The courage, ingenuity, and resourcefulness of the woman christened the queen of spies needs no exaggeration to make for thrilling reading.

Not only was Louise a real person, so too were several other characters, and many of the events in the story are based on historical events. I didn’t realise this while I was reading, so this realisation, at the end, made the book even more enjoyable.

This book is, by turns, exciting, harrowing, poignant, a little romantic, and quite funny. I particularly enjoyed the scene where Charlie, after being refused access to her own bank account because she’s lacking a man, decides to pawn her grandmothers pearls, and Eve surprises her by pretending to be the said grandmother and browbeating the pawnbroker into giving Charlie a decent price. I’m definitely going to be adding Kate Quinn to my list of must-read authors, and I hope you do too!

The Alice Network
by Kate Quinn
Published by HarperCollins New Zealand
ISBN: 9780062654199

Not such a strange meeting – Wilfred Owen and Siegfried Sassoon

Cover100 years ago last week at Craiglockhart Hospital for Neurasthenic Officers in Edinburgh, Wilfred Owen introduced himself to Siegfried Sassoon and one of the great literary friendships was born. Wilfred was recovering from shellshock, deeply traumatised by his time on the Western Front in 1917. Siegfried, grieving and angry at the deaths of his friends and men in his unit, had protested against the continued conduct of the First World War. After intervention from Robert Graves, he was sent to Craiglockhart rather than face a court martial. As the aspiring poet Wilfred was well aware, Siegfried was already a moderately famous poet. In the few weeks together they had in Scotland, Siegfried encouraged and mentored Wilfred.

Wilfred was killed on 4 November 1918, exactly a year after he left Craiglockhart and a week before the Armistice, however in the time between meeting Siegfried and his death he produced some of the most famous war poems, including Anthem for Doomed Youth and Strange Meeting. Their shared influence can still be felt today – their works are still taught in school, and Siegfried’s quote “I died in hell; they called it Passchendaele” has been widely quoted in the ongoing commemorations of the Third Battle of Ypres.

CoverWe know so much about their friendship as they both wrote about it – Wilfred in excited letters to his mother and Siegfried a couple of decades later in his volume of autobiography Siegfried’s Journey. This documentation has provided excellent source material for modern authors looking to portray the two poets. They are the subject of a two-hander play Not About Heroes which covers Craiglockhart in Act One and their different paths in Act Two. Intimate and moving, this is a powerful play (but having directed it a few years ago I am quite biased).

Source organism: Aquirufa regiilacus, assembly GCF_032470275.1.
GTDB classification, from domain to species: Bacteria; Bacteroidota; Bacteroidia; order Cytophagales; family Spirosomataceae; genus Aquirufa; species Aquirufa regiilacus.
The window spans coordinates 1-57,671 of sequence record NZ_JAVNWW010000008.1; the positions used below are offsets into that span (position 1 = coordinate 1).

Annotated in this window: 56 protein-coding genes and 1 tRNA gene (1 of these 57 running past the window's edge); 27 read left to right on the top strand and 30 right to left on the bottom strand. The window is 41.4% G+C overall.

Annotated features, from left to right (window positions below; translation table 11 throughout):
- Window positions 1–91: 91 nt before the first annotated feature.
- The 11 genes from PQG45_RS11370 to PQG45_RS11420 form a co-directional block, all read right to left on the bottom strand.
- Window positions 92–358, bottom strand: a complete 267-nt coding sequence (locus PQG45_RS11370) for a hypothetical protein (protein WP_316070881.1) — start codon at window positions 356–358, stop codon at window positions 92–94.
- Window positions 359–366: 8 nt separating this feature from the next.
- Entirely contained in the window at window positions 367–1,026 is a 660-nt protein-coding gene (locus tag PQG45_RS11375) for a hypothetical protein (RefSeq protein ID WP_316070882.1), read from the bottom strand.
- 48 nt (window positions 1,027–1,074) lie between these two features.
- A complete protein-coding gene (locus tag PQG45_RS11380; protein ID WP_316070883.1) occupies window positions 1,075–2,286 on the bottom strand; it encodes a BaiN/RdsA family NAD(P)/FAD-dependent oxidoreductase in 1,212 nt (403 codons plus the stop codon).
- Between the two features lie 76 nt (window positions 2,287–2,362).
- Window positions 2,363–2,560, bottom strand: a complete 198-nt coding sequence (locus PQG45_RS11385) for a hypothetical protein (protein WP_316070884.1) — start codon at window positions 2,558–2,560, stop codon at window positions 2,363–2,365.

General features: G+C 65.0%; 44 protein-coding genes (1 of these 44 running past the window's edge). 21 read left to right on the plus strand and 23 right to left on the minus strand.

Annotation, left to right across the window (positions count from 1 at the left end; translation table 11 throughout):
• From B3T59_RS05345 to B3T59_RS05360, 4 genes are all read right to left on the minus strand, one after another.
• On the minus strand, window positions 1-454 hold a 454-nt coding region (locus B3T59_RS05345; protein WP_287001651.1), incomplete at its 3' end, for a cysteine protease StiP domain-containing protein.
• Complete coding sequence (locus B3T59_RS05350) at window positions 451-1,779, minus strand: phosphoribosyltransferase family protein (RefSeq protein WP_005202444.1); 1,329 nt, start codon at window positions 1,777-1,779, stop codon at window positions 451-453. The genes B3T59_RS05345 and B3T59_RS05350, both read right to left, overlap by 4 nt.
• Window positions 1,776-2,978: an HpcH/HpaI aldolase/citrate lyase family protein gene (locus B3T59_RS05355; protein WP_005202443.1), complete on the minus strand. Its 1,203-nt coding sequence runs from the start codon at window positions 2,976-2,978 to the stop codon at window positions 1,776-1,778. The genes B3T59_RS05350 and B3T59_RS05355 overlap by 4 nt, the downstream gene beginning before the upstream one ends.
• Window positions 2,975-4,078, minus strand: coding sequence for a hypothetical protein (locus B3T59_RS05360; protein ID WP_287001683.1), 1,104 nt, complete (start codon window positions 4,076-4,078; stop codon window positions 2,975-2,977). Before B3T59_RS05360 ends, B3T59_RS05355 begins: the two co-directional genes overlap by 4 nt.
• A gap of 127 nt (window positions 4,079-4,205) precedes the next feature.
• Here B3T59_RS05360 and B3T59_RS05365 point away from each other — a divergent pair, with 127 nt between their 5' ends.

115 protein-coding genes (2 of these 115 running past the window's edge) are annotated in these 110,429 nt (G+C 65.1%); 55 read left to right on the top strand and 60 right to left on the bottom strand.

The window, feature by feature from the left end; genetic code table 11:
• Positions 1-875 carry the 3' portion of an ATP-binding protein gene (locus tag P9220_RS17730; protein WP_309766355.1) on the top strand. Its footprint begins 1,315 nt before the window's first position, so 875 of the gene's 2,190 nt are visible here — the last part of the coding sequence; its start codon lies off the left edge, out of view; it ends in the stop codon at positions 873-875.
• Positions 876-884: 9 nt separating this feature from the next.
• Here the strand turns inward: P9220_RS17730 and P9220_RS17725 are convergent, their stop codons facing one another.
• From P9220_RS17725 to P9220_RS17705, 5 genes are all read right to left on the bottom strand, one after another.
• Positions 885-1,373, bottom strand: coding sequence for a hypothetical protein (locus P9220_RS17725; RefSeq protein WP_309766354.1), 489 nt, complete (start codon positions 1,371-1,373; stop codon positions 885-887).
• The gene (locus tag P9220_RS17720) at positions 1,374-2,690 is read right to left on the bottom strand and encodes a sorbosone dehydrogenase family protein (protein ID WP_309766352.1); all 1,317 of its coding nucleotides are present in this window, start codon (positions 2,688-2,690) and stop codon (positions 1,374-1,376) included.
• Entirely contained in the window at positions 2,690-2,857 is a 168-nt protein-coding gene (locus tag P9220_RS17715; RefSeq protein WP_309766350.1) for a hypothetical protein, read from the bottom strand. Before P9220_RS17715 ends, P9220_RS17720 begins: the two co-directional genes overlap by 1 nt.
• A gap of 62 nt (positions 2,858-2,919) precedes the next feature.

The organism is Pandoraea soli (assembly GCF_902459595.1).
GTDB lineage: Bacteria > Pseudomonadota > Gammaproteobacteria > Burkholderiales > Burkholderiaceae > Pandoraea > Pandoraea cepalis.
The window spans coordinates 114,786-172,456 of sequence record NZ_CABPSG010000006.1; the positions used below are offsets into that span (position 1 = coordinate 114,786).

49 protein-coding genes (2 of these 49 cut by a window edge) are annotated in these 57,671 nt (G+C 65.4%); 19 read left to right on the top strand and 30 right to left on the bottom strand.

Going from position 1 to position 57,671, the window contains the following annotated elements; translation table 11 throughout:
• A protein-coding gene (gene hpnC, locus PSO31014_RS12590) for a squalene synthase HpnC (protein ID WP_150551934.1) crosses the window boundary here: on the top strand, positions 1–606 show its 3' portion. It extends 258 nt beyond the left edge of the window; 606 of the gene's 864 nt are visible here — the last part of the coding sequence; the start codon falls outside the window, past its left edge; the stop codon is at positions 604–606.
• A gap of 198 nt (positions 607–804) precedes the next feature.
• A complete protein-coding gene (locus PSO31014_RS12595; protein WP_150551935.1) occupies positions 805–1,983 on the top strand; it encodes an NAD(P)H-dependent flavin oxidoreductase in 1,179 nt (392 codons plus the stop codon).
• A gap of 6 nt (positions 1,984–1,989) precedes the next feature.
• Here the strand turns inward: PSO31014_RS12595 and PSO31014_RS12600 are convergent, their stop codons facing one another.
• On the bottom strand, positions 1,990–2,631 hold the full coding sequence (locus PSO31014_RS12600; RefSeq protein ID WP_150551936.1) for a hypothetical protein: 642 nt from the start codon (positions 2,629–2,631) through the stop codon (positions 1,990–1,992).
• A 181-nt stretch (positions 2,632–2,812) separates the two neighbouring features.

CoverPerhaps the most well-known depiction of their friendship is in Pat Barker‘s award winning Regeneration Trilogy. However, in Barker’s interpretation of Siegfried’s time at Craiglockhart, his friendship with Wilfred is overshadowed by his connection with his doctor, W. H. R. Rivers. There’s a lot going on in the trilogy – the cultural construct of masculinity cracking under pressure, mental health, sex, pacifism – and Siegfried and Wilfred are only one strand to this. Rivers is perhaps the main character and the marvelous fictional creation that is Billy Prior dominates the last two books.

I’ve mentioned before how Billy is possibly my favourite literary character. He’s the working class kid who becomes an officer; he’s bisexual; he’s somewhere on the continuum of sanity and insanity; he’s a split personality. He’s so many things that in some ways he shouldn’t work but – to me at least – he does. Billy and Rivers tie the trilogy together.

And so a chance meeting 100 years ago is still being interpreted and played out today; the voices of those caught up in conflict still resonating.

Do you have a favourite war poem?

Remembering Hiroshima and Nagasaki – bombed 72 years ago

The atomic bomb named “Little Boy” was dropped by American airmen on the Japanese city of Hiroshima on 6 August 1945. Three days later on 9 August 1945, the atomic bomb “Fat Man” was dropped over Nagasaki.

The Hiroshima explosion destroyed 90 percent of the city and killed approximately 80,000 people; tens of thousands more died later from radiation exposure. The Nagasaki A-bomb killed approximately 40,000 people.

UNESCO’s call today resonates:

Never forget the victims. Never forget History.

Hiroshima and Nagasaki plaque by the Avon River. 4 August 2017.

Hiroshima - Small child with baby on back searching for anything of usefulness. New Zealand. Department of Internal Affairs. War History Branch :Photographs relating to World War 1914-1918, World War 1939-1945, occupation of Japan, Korean War, and Malayan Emergency. Ref: J-0012-F. Alexander Turnbull Library, Wellington, New Zealand. http://natlib.govt.nz/records/23130201

Hiroshima – Small child with baby on back searching for anything of usefulness. New Zealand. Department of Internal Affairs. War History Branch :Photographs relating to World War 1914-1918, World War 1939-1945, occupation of Japan, Korean War, and Malayan Emergency. Ref: J-0012-F. Alexander Turnbull Library, Wellington, New Zealand. http://natlib.govt.nz/records/23130201

Find out more about Hiroshima and Nagasaki